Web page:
A pet peeve I've always had relates to consultants who insist on producing client reports by mindlessly copying tool-discovered vulnerability information without any reflection on the environmental context of the security assessment. By failing to incorporate this information, they can cause confusion and might even weaken an organization's security when the client diverts valuable resources to address incorrectly prioritized risks.
The output of these automated tools, while often providing extremely detailed information about each and every vulnerability uncovered, should only be used as a guide for remediation – not for prioritization. Even though the descriptions invariably include a "risk" value, it is made without any contextual understanding and really only represents the impact of exploitation.
This tool-based "risk" value, while not necessarily accurate enough for prioritization, still forms a solid basis for understanding the significance of a security finding – assuming it comes from a reliable source. The source caveat is important. Each vulnerability assessment tool will enumerate a vulnerability's risk differently, with its evaluation dependant on the original source of the information, the research that went into its evaluation, and the quantization of the ranking system (e.g., three-tier; high, medium, low, or four-tier; critical, high, medium, low).
If one tool evaluates the risk of a vulnerability as high in a three-tier ranking system, while another evaluates the same vulnerability as critical based upon their four-tier system, is it high or critical? The same confusion arises when reading the original vulnerability advisories – it is not uncommon for the original discoverer of the vulnerability to rank its "risk" higher than that claimed on the affected vendor's advisory publication.
All this could soon change. There is growing momentum behind the adoption of a new, more consistent vulnerability scoring mechanism -- the Common Vulnerability Scoring System (CVSS).
CVSS is a framework designed to be used by vendors, consultants and clients alike to calculate a composite score for a vulnerability based upon severity and risk. Using 12 evaluation metrics split into three groups, CVSS aims to provide a consistent platform for calculation and incorporates temporal as well as environmental data to arrive at a score.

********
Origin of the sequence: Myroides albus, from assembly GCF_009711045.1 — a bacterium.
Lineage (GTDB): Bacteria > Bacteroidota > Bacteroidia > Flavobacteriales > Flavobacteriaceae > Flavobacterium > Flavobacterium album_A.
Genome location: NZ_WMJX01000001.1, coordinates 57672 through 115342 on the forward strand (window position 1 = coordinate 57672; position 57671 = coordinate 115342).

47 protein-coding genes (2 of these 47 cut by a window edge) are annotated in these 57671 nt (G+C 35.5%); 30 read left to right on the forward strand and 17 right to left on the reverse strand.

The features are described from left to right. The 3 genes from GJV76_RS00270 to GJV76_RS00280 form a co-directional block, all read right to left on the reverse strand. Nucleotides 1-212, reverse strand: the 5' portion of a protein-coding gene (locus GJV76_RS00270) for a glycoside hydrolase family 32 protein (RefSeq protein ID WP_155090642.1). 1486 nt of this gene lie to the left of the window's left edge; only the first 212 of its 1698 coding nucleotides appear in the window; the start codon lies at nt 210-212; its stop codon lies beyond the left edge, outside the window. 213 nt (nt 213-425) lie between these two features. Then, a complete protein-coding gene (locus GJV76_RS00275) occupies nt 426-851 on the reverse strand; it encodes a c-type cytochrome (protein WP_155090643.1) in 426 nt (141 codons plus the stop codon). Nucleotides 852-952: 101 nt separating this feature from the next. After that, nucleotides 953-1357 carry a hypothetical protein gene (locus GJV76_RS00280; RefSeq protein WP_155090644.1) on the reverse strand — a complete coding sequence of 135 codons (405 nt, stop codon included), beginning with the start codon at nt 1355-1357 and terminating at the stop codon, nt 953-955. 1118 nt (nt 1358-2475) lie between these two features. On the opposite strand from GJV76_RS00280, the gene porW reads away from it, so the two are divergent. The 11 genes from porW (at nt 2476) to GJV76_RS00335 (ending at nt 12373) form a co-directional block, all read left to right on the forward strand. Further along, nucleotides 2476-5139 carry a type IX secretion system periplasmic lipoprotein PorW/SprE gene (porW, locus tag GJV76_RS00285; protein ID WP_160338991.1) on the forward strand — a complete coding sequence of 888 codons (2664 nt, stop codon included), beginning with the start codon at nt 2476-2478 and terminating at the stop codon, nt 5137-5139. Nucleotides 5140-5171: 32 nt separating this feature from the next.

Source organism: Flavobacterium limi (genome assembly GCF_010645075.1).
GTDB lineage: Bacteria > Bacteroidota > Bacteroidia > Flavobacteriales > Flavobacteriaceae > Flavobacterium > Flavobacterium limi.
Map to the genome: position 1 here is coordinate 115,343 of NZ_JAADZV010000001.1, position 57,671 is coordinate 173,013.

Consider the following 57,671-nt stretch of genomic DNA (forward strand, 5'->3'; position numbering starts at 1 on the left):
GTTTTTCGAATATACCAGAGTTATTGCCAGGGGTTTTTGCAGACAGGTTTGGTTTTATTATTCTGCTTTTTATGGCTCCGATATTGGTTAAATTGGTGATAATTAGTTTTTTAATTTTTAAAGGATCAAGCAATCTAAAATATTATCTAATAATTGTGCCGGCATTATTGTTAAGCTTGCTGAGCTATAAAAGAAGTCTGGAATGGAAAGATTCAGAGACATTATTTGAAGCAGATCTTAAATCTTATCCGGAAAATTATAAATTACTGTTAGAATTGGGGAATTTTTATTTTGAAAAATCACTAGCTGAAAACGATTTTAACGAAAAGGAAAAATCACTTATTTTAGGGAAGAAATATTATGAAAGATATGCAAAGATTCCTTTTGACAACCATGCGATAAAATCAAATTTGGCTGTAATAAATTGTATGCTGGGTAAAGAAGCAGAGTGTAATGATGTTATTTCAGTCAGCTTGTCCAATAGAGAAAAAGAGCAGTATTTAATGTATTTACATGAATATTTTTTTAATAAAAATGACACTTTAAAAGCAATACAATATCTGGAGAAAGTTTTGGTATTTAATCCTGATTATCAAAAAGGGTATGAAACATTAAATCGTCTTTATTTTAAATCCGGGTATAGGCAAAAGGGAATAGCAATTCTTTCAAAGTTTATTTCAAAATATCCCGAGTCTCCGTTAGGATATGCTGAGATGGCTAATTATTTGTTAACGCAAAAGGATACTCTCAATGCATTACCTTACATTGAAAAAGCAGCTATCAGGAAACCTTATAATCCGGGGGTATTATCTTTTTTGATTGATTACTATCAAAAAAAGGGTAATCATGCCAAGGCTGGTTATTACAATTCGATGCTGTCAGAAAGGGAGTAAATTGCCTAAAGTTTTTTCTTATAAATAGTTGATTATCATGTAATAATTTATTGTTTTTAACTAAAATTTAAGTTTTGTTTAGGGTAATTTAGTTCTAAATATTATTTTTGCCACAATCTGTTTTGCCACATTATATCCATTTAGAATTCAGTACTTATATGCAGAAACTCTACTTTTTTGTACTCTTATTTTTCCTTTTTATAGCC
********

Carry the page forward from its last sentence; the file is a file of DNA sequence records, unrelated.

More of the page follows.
Once security tools support CVSS, it is likely we will see a change in the way in which an organization manages vulnerability prioritization and remediation. Vulnerability assessment tools will then be able to provide the seven metrics that make up the base group score -- this includes static information, such as access complexity and vectors, authentication requirements and traditional risk management CIA impact values.
Temporal data, such as whether exploit material or proof of concept code is loose and whether vendor patches or work-around processes are available, is used to formulate the Temporal Metric Group. This factors events that might affect the urgency of the threat posed by the vulnerability. This information will need to be supplied by trusted vulnerability research teams and evaluated on an almost daily basis to accurately reflect the threat.
Environmental -- the last metric group -- must be evaluated in the context of each organization, as it factors in collateral damage potential and target distribution.
While it is likely that CVSS will increase the effort required to evaluate a threat, if used properly, clients will benefit from more accurate assessments and remediation prioritization.
As for those consultants who copy-paste risk values, they're either going to have to change their business practices or their occupation.
Gunter Ollmann is director of X-Force, Internet Security Systems